Dangerous Liver Condition Trends Nationwide Even In Non-Drinkers

With everybody you have ever followed on social media sites doing Dry January or some other kind of cleanse, how is it that around 25 percent of American adults have some type of liver condition right now? Yes, your liver appreciates the break from drinking. But alcohol isn’t the only thing that’s hurting it, said Michael D. Leise. “I do not drink that much” should be retired from the “my liver’s okay” canon, because if you carry the extra weight, get very little exercise, or have spells of overeating, your liver’s more than likely not fine.

Nonalcoholic fatty liver disease (NAFLD) is a type of condition that is exactly what it sounds like: an Unhealthy amount of fat builds up in your liver. With time, this could cause that organ to swell up, scar, and eventually fail or develop cancer. During 2016, the number of people with NAFLD cases in the United States were expected to rise 18 percent by year 2030 to over 100 million. Chances of getting the disease are higher if you are overweight or have diabetes, obesity, high cholesterol or high blood pressure. But the disease can also hit people without these problems.

That is because regardless of your risk, your diet could help cause or prevent NAFLD. Your liver gets first pick on the blood coming in from your digestive system, so what was in the food you ate filters through the liver before heading anywhere else in the body. Overeating can back up the liver’s processing abilities— especially if you consume a lot of foods that are high in carbs and fat.

Scared? Good. That is incentive to reverse the fat buildup in your liver. You could do that within just a few weeks, said Elizabeth J. Parks. What you should do:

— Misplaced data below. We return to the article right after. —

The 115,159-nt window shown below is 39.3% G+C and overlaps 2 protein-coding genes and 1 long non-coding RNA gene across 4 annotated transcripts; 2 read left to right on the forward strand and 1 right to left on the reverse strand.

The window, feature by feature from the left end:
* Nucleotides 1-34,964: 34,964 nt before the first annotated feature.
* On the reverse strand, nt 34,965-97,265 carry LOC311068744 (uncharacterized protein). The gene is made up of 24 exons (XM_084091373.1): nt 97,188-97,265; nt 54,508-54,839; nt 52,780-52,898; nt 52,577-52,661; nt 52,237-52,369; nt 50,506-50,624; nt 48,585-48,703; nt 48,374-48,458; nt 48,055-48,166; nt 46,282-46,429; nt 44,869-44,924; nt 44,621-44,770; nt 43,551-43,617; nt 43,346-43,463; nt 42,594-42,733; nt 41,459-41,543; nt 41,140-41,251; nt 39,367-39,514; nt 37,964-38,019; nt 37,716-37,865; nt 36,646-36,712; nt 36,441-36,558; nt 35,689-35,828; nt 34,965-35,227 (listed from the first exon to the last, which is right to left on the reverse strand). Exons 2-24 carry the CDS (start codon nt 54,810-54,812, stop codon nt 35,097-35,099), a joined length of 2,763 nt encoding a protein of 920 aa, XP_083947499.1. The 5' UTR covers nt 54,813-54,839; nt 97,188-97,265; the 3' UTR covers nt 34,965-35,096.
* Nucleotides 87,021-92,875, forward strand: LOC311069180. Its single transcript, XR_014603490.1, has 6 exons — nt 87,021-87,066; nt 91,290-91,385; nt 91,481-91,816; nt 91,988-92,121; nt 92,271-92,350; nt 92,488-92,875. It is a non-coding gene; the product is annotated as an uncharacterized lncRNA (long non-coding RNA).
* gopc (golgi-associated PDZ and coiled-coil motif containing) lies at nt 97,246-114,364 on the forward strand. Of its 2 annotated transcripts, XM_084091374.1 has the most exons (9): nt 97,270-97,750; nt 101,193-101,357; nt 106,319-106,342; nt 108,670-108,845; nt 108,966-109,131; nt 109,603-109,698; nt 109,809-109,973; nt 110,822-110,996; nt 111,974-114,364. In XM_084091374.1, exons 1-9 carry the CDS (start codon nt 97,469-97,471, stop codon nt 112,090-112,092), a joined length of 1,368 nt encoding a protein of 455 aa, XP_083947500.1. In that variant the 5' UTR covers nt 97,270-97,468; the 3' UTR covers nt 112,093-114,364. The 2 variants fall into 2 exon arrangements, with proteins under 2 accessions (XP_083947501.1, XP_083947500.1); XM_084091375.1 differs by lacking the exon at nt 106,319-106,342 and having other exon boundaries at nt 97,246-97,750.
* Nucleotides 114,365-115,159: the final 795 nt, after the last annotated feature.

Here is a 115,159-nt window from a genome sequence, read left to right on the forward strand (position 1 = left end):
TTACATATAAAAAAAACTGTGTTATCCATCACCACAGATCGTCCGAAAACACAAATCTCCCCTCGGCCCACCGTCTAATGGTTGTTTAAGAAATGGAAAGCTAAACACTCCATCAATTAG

Avoid double bad foods

As in foods that are high in processed carbs and fat, like barbecue-chicken pizza or doughnuts, says Parks. After you eat carbs and fat, your liver converts the sugar that’s in the carbs into fat, and both are then stored as energy. The problem is many people never remove it from storage. Fat buildup within your liver could happen fast. Parks coauthored a study that mimicked a tailgate: 18 guys drank about 5,000 calories’ worth of high-sugar, high-fat, food and drinks in an afternoon. Within a few hours, nine of them had new fat deposits in their livers. Do not go light on all unsaturated fats or especially omega-3’s might help keep NAFLD at bay.

Quit eating early

Even if you are eating healthy food, your calorie consumption matters. Weight gain is one of the largest risk factors for NAFLD. One simple weight-management strategy: make a carb curfew. While eating your bagel in the morning has a greater chance of being burned off throughout the day, a sugary cereal bedtime snack will probably become liver fat overnight, said Parks.


Being sedentary might cause NAFLD—even if you are not overweight. Movement of any kind, even three or four 20- to 40-min moderate- intensity exercises a week, could help get rid of existing liver fat and keep new fat from being stored and produced. Both cardio and resistance training help.

Get tested

Ask for a liver-function test the next time you’re getting a routine blood panel test. Doctors might not automatically order this for you if you are not at risk for NAFLD, but it does not hurt to have the numbers.

Author: Blake Ambrose

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